NEW YORK- Japonica Partners, a Providence, RI-based investment firm took out a full page advertisement in the November 26 edition of the New York Times to call attention to economic progress Greece has been making and which it suggests is not being taken into account by policymakers and the media.
The open letter, which presumably will be published in other major newspapers, was topped by the eye-catching headline: “Greece is A+”
Paul B. Kazarian, 57, is the Founder, Chairman and CEO of Japonica, which was established in 1988. He usually flies under the media radar, but he made a splash earlier this year when he offered to buy up to 4 billion euro in Greek bonds, more than 10 percent of outstanding Greek debt.
The Wall Street Journal reported in June that “European bond markets were perplexed,” by what was called “an unusual tender offer.”
Reuters wrote that during a recent conference call, Kazarian said that “Japonica was one of the larger, if not the largest holder of Greek government bonds, after excluding Greek public pension funds’ roughly 6 billion euro holdings.”
The full text of the advertisement, which appears on page A7, follows:
“Greece is A+
An open letter and call-to-action for public policymakers in Athens, Brussels, Frankfort, and Washington, DC.
Call-to-action: it is an irrefutable fact that Greece has accomplished one of history’s most extraordinary sovereign fiscal rejuvenations, an A+ performance. Now is the time to progress beyond the current economically irrational and anachronistic accounting that obfuscates that Greece merits an A+ credit rating and government bond interest costs below 5%. Now is the time to recognize that this accounting is the single biggest and most easily removed obstacle to extraordinary growth in Greece. And, now is the time for public policy makers to expeditiously advocate accounting as well as presentation that reflects economic reality, improves decision-making, and increases accountability.
Greece has advanced to 1st place from last place in only five years on two of the most important fiscal performance indicators, an accomplishment that most believed was impossible. Greece is now ready to repeat its extraordinary performance with extraordinary growth.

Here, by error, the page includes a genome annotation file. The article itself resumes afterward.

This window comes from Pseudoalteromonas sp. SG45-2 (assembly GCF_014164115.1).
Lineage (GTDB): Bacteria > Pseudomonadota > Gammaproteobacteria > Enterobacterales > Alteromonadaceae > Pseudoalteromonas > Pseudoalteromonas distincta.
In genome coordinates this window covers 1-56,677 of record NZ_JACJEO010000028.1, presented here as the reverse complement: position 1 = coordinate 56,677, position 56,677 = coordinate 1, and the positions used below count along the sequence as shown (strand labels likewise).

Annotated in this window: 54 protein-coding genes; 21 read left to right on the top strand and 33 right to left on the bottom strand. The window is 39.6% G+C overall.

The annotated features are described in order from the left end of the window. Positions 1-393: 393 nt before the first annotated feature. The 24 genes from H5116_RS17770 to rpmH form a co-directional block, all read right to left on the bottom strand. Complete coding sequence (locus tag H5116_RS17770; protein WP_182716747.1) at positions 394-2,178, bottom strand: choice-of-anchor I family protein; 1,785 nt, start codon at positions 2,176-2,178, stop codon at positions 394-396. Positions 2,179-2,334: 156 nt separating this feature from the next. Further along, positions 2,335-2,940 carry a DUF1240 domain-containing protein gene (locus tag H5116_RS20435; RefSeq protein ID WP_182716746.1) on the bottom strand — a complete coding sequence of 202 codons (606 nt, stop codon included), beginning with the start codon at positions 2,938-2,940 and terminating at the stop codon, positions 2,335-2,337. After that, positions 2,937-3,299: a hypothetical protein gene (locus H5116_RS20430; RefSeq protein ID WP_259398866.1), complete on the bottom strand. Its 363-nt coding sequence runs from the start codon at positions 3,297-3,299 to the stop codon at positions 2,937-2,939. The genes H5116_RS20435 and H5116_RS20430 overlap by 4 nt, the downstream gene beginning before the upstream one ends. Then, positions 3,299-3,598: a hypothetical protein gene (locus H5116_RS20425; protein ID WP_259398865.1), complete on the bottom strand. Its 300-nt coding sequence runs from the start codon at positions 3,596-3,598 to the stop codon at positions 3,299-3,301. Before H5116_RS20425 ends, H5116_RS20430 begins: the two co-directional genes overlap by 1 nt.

Greece is ranked 1st place among the European Union’s 27 reporting members on the European Commission structural balance as a percent of GDP for 2013 from last place in 2009. To put this in perspective, Greece is moving ahead of world-class Sweden with a 2013 structural surplus of 1.2% of GDP compared to Sweden’s 0.5% of GDP.
Greece is also ranked 1st place among the world’s 30 advanced economies on the International Monetary Fund primary balance (cyclically adjusted) as a percent of GDP for 2014 from last place in 2009. To put this in perspective, Greece is moving ahead of world-class Singapore with a 2014 primary surplus (cyclically adjusted) of 5.4% of GDP compared to Singapore’s 3.3% of GDP.”
Beneath charts reflecting the performance the article refers to, Japonica further noted:
“The importance of the fiscal performance indicators is illustrated by the following comments:
– “in high-debt advanced economies, consolidation should be anchored in credible medium-term plans, defined in cyclically adjusted terms…” (IMF Fiscal Monitor)
– “The only number that really matters is the structural deficit.” (International New York Times)
– “The aim for fiscal policy should be a sustainable cyclically adjusted balance…”
Japonica states that: “We will contribute the resources necessary to change this unacceptable accounting status quo, now.”
The ad concludes by stating:
“Japonica Partners is an entrepreneurial investment firm that makes concentrated investments in underperforming global special situations. Japonica is not a fund, nor does it provide investment advice.”
The last line reads: Disclosure: Japonica Partners owns Greece government bonds.Bloomberg has noted that Japonica is named after the street Kazarian grew up on in the Pawtucket, RI Armenian community and noted “The former Goldman Sachs Group (GS) banker last garnered attention in the late 1980s and early ’90s for deals including an attempted buyout of Borden, a failed $1.6 billion takeover of railroad company CNW, and a three-year stint running Sunbeam-Oster (JAH), an appliance maker he rescued from bankruptcy.”
The Wall Street Journal wrote that “a perusal through The Wall Street Journal’s archive paints a picture of a corporate raider of an old-school mold, and a whiz-kid investor whose smarts came coupled with a temper.”
A telephone call to Japonica has not been returned at press time, but Bloomberg reported that although Kazarian declined a past request for an interview request, a Japonica spokesman said the firm ‘long-term perspective on Greece’ and that the firm wanted to align its investment interests with those of the country.”